Rye flour, a good amount of honey and a unique spice blend are the key components of a great Classic French Spiced Bread – also known as Pain d’Épices. This cross between a cake and a bread is a holiday staple in France. It can be found on most Christmas market stalls, sold in big slabs. It is also a favorite to make amongst home bakers as it is a really simple recipe that makes the house smell wonderful. This is a perfect crowd pleaser for the Holidays.
So what is a French “Pain d’Épices”?
Despite appearances, a Classic French Spiced Bread (Pain d’Épices) shouldn’t be mistranslated as a “gingerbread”. Less sweet than its American cousin, a Pain d’épices doesn’t include egg nor butter – it is indeed a “pain” (bread). It is also made with rye flour for more earthiness, and honey – while gingerbreads often include molasses – making for a lighter sweetness that lets the spices shine a bit more. The spice blend of a Pain d’Épices is also more complex, including cinnamon and ginger, but also nutmeg, cloves, black pepper, anise seeds and star anise.
How to enjoy a “Pain d’Épices”?
Being a cross between a bread and a cake, a Pain d’Épices makes for an equally delicious sweet or savory treat.
- As a starter or on a cheese board – Over the Holidays, Pain d’Épice is often served as a starter, cut in thin slices with foie gras or just before dessert with soft cow’s-milk cheeses like Brie or Camembert.
- For Breakfast – Because it isn’t too sweet, a Pain d’Épices is a great breakfast staple and the perfect canvas for butter, jams and marmalades. I personally love it with a little slab of butter and a drizzle of honey.
- As a snack – It is also a wonderful pick-me-up in the afternoon as it is satisfying and full of flavor – and again, not too sweet.
- Using freshly ground spices, instead of pre-ground /store-bought, will make all the difference here. Freshly ground spices are so much more fragrant and keep their flavor better even after baked. For this recipe, we will need freshly ground cinnamon, nutmeg, cloves and black pepper – so using a spice grinder is highly recommended.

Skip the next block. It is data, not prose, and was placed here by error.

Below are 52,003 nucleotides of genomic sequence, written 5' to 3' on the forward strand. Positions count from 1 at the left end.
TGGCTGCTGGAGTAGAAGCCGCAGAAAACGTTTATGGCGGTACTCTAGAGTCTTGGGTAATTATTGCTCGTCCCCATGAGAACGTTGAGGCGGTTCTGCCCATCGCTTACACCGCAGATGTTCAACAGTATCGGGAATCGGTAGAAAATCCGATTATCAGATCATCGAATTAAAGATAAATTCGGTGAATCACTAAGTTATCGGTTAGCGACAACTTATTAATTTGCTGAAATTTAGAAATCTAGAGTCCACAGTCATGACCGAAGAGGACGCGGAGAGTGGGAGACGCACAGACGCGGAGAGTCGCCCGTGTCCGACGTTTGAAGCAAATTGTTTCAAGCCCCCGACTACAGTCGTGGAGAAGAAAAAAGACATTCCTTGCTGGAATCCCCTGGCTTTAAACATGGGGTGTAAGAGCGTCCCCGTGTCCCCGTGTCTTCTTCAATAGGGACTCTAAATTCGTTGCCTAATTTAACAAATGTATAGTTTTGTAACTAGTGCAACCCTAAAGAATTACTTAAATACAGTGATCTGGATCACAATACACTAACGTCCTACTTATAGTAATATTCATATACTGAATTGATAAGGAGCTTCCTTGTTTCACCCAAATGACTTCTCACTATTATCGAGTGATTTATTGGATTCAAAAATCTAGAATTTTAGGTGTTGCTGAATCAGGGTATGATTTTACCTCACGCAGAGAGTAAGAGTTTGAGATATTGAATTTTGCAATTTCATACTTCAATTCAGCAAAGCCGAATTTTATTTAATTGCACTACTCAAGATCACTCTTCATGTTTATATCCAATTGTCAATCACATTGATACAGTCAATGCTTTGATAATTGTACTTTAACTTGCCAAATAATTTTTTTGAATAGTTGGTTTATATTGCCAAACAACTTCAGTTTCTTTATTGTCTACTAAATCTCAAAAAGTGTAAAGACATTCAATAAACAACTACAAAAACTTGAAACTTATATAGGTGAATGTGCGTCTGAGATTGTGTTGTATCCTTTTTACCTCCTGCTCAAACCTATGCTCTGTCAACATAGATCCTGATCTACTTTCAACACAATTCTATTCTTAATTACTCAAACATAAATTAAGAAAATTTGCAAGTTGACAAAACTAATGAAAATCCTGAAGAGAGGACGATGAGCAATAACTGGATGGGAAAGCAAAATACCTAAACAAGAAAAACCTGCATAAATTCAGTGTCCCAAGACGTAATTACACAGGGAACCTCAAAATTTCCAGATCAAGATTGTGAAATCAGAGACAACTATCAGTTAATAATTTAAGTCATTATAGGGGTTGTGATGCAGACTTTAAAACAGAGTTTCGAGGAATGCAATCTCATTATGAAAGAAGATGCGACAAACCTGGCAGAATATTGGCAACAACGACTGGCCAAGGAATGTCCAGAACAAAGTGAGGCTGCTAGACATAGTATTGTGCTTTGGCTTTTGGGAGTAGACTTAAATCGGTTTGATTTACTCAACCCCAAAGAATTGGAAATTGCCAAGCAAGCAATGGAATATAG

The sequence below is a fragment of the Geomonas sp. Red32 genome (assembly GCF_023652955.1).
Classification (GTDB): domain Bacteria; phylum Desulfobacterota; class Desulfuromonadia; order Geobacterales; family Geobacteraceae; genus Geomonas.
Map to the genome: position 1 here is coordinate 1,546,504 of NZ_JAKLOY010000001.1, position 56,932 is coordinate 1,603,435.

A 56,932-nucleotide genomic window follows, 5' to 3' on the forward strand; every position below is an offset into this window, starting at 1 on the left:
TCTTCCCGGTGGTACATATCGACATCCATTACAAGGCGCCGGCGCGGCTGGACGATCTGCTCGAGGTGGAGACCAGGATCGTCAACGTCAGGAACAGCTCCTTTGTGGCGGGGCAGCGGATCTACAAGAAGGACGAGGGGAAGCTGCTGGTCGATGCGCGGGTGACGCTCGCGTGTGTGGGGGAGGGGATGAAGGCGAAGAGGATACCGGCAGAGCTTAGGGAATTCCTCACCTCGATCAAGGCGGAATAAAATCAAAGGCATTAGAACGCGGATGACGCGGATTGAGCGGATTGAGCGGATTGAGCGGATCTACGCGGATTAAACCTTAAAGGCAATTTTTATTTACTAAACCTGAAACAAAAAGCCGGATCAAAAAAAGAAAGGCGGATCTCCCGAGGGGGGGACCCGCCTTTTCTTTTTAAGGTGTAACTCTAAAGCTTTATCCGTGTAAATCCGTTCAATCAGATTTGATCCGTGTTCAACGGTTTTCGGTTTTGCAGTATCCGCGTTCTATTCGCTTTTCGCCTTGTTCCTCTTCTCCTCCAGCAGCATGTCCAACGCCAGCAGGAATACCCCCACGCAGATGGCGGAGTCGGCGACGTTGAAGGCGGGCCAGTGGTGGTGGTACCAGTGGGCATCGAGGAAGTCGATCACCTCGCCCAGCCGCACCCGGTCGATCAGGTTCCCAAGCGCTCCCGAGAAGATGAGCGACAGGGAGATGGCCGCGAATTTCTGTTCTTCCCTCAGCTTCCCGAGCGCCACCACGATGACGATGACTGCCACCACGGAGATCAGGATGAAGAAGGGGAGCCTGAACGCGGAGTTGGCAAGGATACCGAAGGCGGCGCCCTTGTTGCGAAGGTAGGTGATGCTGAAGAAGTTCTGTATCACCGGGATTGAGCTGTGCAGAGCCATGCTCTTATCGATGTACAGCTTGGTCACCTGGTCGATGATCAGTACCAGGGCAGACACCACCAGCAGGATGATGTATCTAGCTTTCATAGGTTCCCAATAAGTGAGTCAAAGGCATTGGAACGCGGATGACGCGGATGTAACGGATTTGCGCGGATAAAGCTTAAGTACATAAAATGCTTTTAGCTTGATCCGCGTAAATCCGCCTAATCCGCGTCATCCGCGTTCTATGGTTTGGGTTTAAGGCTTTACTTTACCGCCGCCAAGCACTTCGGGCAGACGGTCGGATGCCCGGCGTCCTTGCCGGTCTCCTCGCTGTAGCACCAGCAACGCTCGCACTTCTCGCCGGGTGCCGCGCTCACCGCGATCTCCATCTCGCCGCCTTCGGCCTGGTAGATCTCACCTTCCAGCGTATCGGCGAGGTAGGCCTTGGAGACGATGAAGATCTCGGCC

- Traditionally, a Classic French Spiced Bread calls for dark rye flour. But from my experience, light rye flour works well too. The difference is almost unnoticeable in taste.
Just like many staples French recipes, there are countless variations of a Pain d’Épices. Some prefer it lighter and drier (closer to a bread), some prefer it moist and more intense in flavor (closer to a cake). This recipe, in my opinion, strikes a happy medium. This Pain d’Épices is soft, moist and perfectly spiced; yet it isn’t too sweet.
You may also like:
- Spiced Cookies with Candied Citrus Peels and Almonds (Leckerli)
- Raspberry Jam Swiss Roll
- Almond Chocolate Twice-Baked Cookies from Provence (Croquants)
- Raspberry Jam-Filled Sablé Sandwiches (Lunettes de Romans)
- Classic Chocolate Bûche de Noël
I hope you’ll love this Classic French Spiced Bread (Pain d’Épices) recipe as much as I do! If you have any questions, feel free to leave a comment.
1 1/4 cup (125g) dark rye flour
1 cup (125g) all-purpose flour
1 1/2 tbsp (30g) brown sugar (light or dark)
1 1/2 tsp ground cinnamon
1 1/2 tsp ground ginger
1/4 teaspoon freshly-grated nutmeg
1/4 teaspoon ground cloves
1/2 teaspoon anise seeds, whole
¼ tsp freshly ground black pepper
¼ tsp salt
1 ½ tsp baking soda
¼ tsp finely-grated orange zest (or clementine)
1 cup (250ml) milk (2%)
2/3 cup + 1 tbsp (250ml) honey
1 or 2 star anise, whole
Step 1 – Pre-heat your oven to 305F (150C) with a rack in the middle. Grease a 8.5-9 inch loaf pan with butter, dust with flour and set aside.
Step 2 – In a saucepan over medium heat, warm together the milk and honey, along with the star anise. When the milk is hot and the honey has dissolved, remove from the heat and set aside to infuse.
Step 3 – In a large mixing bowl, whisk together the two flours, brown sugar, cinnamon, ginger, nutmeg, clove, anise seeds, pepper, salt, baking soda and orange zest.
Step 4 – Slowly pour in the milk and honey into the dry ingredients (discard of star anise), mixing with a wooden spoon. Stop mixing when just combined.
Step 5 – Pour the batter into prepared pan and bake for 1 hour, until a knife inserted in the middle comes out clean. Transfer to a cooling rack for 30 minutes before removing from the pan and let cool completely.
Enjoy immediately or wrap in foil and wait 24 hours before enjoying, to allow the flavors to develop further.
This Classic French Spiced Bread (Pain d’épices) can keep well wrapped for up to 1 week. It can keep for up to 3 months in the freezer (in an airtight container or freezer bag). Make sure the bread is completely cooled before freezing it. Thaw it in the refrigerator or at room temperature.
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